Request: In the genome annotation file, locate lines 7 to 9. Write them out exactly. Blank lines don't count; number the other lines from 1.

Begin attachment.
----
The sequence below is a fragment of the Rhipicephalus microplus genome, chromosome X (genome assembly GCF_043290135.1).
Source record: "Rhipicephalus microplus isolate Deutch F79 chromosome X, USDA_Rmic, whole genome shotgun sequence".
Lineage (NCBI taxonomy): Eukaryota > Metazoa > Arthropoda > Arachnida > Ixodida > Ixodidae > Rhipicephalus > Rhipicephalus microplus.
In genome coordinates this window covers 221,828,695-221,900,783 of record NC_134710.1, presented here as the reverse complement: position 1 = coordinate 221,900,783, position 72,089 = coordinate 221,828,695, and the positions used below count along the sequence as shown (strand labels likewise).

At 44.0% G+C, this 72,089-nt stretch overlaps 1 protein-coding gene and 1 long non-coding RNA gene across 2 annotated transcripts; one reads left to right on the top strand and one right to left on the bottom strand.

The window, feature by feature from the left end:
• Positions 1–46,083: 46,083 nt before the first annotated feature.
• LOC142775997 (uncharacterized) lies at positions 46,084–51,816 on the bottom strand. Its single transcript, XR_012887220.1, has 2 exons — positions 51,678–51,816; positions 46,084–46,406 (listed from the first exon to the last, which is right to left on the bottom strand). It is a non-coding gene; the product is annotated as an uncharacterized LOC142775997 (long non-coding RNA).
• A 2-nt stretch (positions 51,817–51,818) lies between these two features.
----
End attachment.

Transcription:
• Positions 1–46,083: 46,083 nt before the first annotated feature.
• LOC142775997 (uncharacterized) lies at positions 46,084–51,816 on the bottom strand. Its single transcript, XR_012887220.1, has 2 exons — positions 51,678–51,816; positions 46,084–46,406 (listed from the first exon to the last, which is right to left on the bottom strand). It is a non-coding gene; the product is annotated as an uncharacterized LOC142775997 (long non-coding RNA).
• A 2-nt stretch (positions 51,817–51,818) lies between these two features.